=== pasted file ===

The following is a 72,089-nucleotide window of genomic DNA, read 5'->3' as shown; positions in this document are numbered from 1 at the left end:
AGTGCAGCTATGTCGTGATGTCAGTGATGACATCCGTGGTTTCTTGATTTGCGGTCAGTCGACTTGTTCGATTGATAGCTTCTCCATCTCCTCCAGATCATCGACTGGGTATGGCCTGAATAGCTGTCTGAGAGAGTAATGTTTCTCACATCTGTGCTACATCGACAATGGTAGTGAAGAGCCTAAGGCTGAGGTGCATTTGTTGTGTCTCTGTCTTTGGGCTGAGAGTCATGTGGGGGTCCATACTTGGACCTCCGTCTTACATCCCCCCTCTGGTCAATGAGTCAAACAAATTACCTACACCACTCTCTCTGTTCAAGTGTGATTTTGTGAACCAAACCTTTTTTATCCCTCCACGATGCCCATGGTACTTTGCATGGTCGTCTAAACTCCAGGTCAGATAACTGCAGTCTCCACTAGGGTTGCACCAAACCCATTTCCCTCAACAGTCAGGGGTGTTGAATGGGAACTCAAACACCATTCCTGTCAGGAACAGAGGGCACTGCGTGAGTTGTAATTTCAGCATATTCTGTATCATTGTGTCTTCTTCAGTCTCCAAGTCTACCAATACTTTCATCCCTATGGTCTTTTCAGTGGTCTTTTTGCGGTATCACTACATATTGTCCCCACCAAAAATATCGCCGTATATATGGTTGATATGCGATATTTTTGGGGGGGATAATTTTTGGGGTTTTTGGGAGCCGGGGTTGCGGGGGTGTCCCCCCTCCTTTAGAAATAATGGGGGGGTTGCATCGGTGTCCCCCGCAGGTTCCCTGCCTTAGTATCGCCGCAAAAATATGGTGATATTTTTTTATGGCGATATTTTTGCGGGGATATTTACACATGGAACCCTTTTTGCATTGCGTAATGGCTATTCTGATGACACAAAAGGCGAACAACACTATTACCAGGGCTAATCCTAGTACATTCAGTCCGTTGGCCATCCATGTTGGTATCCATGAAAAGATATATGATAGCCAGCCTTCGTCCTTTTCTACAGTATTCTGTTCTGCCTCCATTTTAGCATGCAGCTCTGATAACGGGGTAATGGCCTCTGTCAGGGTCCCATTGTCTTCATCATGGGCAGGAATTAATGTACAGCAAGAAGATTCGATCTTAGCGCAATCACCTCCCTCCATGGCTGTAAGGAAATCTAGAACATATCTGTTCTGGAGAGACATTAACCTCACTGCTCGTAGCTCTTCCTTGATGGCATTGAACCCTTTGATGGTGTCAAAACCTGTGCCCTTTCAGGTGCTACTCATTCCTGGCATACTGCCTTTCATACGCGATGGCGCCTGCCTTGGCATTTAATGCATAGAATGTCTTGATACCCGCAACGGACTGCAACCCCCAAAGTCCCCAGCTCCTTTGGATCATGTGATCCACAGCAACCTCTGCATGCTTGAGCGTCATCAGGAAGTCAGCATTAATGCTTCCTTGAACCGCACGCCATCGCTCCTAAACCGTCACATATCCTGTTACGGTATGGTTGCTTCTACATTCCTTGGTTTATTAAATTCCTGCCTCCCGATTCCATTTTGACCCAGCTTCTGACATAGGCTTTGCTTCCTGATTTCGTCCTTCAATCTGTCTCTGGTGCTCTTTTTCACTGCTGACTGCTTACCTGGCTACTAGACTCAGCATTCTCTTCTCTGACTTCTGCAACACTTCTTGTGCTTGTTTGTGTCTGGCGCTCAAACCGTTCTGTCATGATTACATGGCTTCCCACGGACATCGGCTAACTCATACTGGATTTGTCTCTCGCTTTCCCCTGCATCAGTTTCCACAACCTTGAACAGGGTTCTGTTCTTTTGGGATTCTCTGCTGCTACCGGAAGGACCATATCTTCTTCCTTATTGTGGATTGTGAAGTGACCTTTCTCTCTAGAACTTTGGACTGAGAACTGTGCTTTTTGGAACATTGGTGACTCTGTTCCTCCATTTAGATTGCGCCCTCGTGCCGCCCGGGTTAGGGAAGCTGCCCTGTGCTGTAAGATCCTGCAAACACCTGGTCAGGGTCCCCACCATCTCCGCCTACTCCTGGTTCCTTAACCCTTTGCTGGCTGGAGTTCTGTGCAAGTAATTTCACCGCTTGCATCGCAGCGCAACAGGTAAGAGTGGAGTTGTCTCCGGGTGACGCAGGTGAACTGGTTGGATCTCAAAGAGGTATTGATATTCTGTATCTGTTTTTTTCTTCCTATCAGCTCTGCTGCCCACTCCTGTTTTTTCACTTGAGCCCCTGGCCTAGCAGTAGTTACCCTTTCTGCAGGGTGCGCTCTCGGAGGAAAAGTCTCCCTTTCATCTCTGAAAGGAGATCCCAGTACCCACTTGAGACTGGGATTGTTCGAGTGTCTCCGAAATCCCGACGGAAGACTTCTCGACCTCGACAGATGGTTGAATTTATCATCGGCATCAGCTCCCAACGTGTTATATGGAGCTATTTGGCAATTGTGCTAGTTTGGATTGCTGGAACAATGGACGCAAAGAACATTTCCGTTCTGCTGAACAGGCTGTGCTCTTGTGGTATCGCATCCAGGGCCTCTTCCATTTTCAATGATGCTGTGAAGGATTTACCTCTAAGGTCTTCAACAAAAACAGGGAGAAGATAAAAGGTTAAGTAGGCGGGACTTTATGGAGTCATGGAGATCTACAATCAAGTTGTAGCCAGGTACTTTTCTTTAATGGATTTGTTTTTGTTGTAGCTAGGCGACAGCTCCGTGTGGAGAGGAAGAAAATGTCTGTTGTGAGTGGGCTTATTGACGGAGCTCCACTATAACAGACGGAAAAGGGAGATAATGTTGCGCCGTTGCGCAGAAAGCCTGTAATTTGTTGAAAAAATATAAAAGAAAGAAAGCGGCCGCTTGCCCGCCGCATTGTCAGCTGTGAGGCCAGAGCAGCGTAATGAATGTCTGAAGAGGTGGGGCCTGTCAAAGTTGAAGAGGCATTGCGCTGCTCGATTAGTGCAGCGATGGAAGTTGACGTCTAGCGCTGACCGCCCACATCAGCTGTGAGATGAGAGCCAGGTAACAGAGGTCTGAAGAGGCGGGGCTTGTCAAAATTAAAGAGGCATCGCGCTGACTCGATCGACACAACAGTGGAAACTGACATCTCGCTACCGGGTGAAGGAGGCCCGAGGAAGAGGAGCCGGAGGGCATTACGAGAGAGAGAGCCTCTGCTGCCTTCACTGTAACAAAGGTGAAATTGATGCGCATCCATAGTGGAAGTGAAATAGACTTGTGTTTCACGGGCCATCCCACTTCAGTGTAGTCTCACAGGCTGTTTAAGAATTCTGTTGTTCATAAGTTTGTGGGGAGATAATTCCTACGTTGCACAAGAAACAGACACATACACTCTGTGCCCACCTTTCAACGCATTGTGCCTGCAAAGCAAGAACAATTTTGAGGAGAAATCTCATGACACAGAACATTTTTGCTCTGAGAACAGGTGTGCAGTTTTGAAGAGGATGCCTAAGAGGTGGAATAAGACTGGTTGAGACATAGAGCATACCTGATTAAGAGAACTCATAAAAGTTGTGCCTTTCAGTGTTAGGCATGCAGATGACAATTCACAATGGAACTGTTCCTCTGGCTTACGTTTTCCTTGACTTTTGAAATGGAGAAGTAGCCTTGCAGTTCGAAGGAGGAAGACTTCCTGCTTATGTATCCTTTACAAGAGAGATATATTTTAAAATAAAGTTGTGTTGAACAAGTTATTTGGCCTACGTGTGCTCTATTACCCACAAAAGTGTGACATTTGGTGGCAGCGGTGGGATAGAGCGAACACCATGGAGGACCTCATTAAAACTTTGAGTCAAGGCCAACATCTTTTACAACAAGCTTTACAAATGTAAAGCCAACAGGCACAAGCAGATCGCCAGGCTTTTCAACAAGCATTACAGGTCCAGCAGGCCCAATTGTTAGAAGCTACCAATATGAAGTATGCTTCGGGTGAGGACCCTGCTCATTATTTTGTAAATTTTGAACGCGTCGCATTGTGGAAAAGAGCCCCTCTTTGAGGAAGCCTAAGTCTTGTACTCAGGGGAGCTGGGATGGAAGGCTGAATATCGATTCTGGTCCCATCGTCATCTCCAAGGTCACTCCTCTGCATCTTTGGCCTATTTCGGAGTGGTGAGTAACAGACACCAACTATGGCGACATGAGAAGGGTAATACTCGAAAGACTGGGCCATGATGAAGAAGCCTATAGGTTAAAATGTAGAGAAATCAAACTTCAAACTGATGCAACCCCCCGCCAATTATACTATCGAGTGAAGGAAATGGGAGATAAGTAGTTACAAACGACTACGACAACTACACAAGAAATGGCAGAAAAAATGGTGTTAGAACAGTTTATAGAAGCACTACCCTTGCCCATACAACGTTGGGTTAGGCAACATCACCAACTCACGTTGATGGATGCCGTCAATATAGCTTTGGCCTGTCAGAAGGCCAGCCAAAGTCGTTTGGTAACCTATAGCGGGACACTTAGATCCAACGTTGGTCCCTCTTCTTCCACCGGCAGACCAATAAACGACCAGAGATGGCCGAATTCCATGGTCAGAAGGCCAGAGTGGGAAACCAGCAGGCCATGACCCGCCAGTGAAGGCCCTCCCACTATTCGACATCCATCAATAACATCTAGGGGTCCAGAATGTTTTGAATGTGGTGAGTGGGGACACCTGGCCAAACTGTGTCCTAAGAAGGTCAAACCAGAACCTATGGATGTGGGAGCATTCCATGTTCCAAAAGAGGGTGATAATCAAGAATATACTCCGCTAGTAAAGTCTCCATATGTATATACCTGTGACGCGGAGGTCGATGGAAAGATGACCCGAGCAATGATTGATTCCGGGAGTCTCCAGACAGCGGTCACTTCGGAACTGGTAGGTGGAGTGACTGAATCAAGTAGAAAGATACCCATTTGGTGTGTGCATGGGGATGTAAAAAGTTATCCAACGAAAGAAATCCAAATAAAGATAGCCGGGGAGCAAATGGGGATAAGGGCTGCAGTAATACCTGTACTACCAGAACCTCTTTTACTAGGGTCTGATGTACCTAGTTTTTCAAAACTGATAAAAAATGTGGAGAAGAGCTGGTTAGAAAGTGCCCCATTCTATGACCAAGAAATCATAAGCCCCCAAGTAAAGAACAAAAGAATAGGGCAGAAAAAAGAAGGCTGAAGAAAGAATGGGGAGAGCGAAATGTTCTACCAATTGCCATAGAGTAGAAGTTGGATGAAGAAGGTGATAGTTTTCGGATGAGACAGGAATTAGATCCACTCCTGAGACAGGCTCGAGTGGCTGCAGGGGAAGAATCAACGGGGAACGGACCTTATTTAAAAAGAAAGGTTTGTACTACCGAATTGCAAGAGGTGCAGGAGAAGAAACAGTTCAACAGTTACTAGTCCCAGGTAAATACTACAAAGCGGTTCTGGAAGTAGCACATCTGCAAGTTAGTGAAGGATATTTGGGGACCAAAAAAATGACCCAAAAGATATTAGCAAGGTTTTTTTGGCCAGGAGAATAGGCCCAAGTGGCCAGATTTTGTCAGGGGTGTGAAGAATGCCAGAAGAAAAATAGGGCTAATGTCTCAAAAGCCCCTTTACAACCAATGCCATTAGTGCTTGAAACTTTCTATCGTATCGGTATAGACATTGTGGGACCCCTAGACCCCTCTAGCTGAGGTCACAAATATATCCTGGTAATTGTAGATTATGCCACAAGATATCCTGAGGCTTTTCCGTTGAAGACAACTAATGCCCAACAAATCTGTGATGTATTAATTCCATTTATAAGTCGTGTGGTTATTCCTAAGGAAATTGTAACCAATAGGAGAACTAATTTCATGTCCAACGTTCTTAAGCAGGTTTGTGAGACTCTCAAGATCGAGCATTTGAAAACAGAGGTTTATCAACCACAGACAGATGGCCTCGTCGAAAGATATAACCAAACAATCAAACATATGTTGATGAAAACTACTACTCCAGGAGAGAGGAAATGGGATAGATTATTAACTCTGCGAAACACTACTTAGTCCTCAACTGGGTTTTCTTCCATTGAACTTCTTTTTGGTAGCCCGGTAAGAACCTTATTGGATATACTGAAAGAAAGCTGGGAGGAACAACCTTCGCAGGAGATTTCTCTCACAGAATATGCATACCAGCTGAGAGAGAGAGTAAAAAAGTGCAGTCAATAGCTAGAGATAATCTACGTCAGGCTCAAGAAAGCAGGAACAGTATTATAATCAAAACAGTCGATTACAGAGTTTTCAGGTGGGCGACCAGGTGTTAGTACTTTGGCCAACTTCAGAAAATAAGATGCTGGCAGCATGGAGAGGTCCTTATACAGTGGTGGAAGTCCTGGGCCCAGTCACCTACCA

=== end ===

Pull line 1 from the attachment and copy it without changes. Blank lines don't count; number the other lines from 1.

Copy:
The following is a 72,089-nucleotide window of genomic DNA, read 5'->3' as shown; positions in this document are numbered from 1 at the left end: